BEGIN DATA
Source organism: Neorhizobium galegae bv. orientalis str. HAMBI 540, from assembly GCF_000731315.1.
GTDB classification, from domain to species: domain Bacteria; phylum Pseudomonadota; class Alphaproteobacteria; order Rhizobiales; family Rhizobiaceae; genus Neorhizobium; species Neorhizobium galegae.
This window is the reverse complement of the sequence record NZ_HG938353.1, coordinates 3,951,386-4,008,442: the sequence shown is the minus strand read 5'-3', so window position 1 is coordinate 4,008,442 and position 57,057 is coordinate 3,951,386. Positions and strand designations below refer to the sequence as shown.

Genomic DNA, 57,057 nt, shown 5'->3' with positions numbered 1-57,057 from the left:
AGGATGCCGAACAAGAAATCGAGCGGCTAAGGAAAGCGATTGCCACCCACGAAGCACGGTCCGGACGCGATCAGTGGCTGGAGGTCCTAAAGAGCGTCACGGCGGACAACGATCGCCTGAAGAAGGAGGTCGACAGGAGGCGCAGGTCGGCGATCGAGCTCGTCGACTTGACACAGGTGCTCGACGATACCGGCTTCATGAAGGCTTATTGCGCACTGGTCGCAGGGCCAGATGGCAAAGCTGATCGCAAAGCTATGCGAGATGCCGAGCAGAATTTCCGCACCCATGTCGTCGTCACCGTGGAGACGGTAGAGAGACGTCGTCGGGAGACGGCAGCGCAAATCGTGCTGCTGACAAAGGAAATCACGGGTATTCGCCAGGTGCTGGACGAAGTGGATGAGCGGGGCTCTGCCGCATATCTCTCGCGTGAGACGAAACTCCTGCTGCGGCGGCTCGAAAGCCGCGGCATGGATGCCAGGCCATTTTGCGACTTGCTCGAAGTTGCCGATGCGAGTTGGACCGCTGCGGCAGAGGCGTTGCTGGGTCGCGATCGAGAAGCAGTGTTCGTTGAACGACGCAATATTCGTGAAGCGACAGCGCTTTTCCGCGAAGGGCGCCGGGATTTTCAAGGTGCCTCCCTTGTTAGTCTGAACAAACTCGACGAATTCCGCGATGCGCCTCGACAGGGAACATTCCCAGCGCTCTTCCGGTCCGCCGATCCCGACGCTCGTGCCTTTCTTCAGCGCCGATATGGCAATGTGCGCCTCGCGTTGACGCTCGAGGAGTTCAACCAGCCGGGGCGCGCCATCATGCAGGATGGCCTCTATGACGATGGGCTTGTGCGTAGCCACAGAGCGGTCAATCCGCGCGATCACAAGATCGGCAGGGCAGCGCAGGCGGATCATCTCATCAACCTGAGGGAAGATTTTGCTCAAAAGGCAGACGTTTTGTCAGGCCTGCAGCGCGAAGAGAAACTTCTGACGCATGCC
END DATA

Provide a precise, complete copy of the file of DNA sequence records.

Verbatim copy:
Source organism: Neorhizobium galegae bv. orientalis str. HAMBI 540, from assembly GCF_000731315.1.
GTDB classification, from domain to species: domain Bacteria; phylum Pseudomonadota; class Alphaproteobacteria; order Rhizobiales; family Rhizobiaceae; genus Neorhizobium; species Neorhizobium galegae.
This window is the reverse complement of the sequence record NZ_HG938353.1, coordinates 3,951,386-4,008,442: the sequence shown is the minus strand read 5'-3', so window position 1 is coordinate 4,008,442 and position 57,057 is coordinate 3,951,386. Positions and strand designations below refer to the sequence as shown.

Genomic DNA, 57,057 nt, shown 5'->3' with positions numbered 1-57,057 from the left:
AGGATGCCGAACAAGAAATCGAGCGGCTAAGGAAAGCGATTGCCACCCACGAAGCACGGTCCGGACGCGATCAGTGGCTGGAGGTCCTAAAGAGCGTCACGGCGGACAACGATCGCCTGAAGAAGGAGGTCGACAGGAGGCGCAGGTCGGCGATCGAGCTCGTCGACTTGACACAGGTGCTCGACGATACCGGCTTCATGAAGGCTTATTGCGCACTGGTCGCAGGGCCAGATGGCAAAGCTGATCGCAAAGCTATGCGAGATGCCGAGCAGAATTTCCGCACCCATGTCGTCGTCACCGTGGAGACGGTAGAGAGACGTCGTCGGGAGACGGCAGCGCAAATCGTGCTGCTGACAAAGGAAATCACGGGTATTCGCCAGGTGCTGGACGAAGTGGATGAGCGGGGCTCTGCCGCATATCTCTCGCGTGAGACGAAACTCCTGCTGCGGCGGCTCGAAAGCCGCGGCATGGATGCCAGGCCATTTTGCGACTTGCTCGAAGTTGCCGATGCGAGTTGGACCGCTGCGGCAGAGGCGTTGCTGGGTCGCGATCGAGAAGCAGTGTTCGTTGAACGACGCAATATTCGTGAAGCGACAGCGCTTTTCCGCGAAGGGCGCCGGGATTTTCAAGGTGCCTCCCTTGTTAGTCTGAACAAACTCGACGAATTCCGCGATGCGCCTCGACAGGGAACATTCCCAGCGCTCTTCCGGTCCGCCGATCCCGACGCTCGTGCCTTTCTTCAGCGCCGATATGGCAATGTGCGCCTCGCGTTGACGCTCGAGGAGTTCAACCAGCCGGGGCGCGCCATCATGCAGGATGGCCTCTATGACGATGGGCTTGTGCGTAGCCACAGAGCGGTCAATCCGCGCGATCACAAGATCGGCAGGGCAGCGCAGGCGGATCATCTCATCAACCTGAGGGAAGATTTTGCTCAAAAGGCAGACGTTTTGTCAGGCCTGCAGCGCGAAGAGAAACTTCTGACGCATGCC